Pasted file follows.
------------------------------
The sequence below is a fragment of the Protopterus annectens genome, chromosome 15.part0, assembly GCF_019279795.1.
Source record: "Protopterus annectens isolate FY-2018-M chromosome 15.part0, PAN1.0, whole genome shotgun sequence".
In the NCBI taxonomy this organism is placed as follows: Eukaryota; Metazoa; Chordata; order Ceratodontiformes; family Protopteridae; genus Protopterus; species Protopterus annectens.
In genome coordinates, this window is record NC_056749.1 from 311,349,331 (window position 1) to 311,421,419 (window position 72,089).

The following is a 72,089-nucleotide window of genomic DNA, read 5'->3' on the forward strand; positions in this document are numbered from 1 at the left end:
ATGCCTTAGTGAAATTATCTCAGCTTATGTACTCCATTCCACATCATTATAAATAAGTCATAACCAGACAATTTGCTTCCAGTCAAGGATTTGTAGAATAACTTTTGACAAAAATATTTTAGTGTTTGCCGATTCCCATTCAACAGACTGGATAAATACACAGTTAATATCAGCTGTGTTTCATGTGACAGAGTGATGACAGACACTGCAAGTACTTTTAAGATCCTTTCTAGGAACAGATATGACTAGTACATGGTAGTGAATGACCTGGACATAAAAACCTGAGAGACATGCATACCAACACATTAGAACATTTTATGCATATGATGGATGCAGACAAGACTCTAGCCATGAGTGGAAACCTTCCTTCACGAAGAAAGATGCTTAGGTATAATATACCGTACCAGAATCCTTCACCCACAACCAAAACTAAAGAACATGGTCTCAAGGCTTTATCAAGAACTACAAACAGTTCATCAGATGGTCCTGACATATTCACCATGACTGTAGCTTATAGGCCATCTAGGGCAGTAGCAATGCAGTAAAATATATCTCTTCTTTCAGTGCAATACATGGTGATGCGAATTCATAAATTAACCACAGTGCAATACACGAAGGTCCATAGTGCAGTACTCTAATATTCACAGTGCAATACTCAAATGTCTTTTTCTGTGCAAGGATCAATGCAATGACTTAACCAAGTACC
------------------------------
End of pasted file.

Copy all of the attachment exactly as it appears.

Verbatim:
The sequence below is a fragment of the Protopterus annectens genome, chromosome 15.part0, assembly GCF_019279795.1.
Source record: "Protopterus annectens isolate FY-2018-M chromosome 15.part0, PAN1.0, whole genome shotgun sequence".
In the NCBI taxonomy this organism is placed as follows: Eukaryota; Metazoa; Chordata; order Ceratodontiformes; family Protopteridae; genus Protopterus; species Protopterus annectens.
In genome coordinates, this window is record NC_056749.1 from 311,349,331 (window position 1) to 311,421,419 (window position 72,089).

The following is a 72,089-nucleotide window of genomic DNA, read 5'->3' on the forward strand; positions in this document are numbered from 1 at the left end:
ATGCCTTAGTGAAATTATCTCAGCTTATGTACTCCATTCCACATCATTATAAATAAGTCATAACCAGACAATTTGCTTCCAGTCAAGGATTTGTAGAATAACTTTTGACAAAAATATTTTAGTGTTTGCCGATTCCCATTCAACAGACTGGATAAATACACAGTTAATATCAGCTGTGTTTCATGTGACAGAGTGATGACAGACACTGCAAGTACTTTTAAGATCCTTTCTAGGAACAGATATGACTAGTACATGGTAGTGAATGACCTGGACATAAAAACCTGAGAGACATGCATACCAACACATTAGAACATTTTATGCATATGATGGATGCAGACAAGACTCTAGCCATGAGTGGAAACCTTCCTTCACGAAGAAAGATGCTTAGGTATAATATACCGTACCAGAATCCTTCACCCACAACCAAAACTAAAGAACATGGTCTCAAGGCTTTATCAAGAACTACAAACAGTTCATCAGATGGTCCTGACATATTCACCATGACTGTAGCTTATAGGCCATCTAGGGCAGTAGCAATGCAGTAAAATATATCTCTTCTTTCAGTGCAATACATGGTGATGCGAATTCATAAATTAACCACAGTGCAATACACGAAGGTCCATAGTGCAGTACTCTAATATTCACAGTGCAATACTCAAATGTCTTTTTCTGTGCAAGGATCAATGCAATGACTTAACCAAGTACC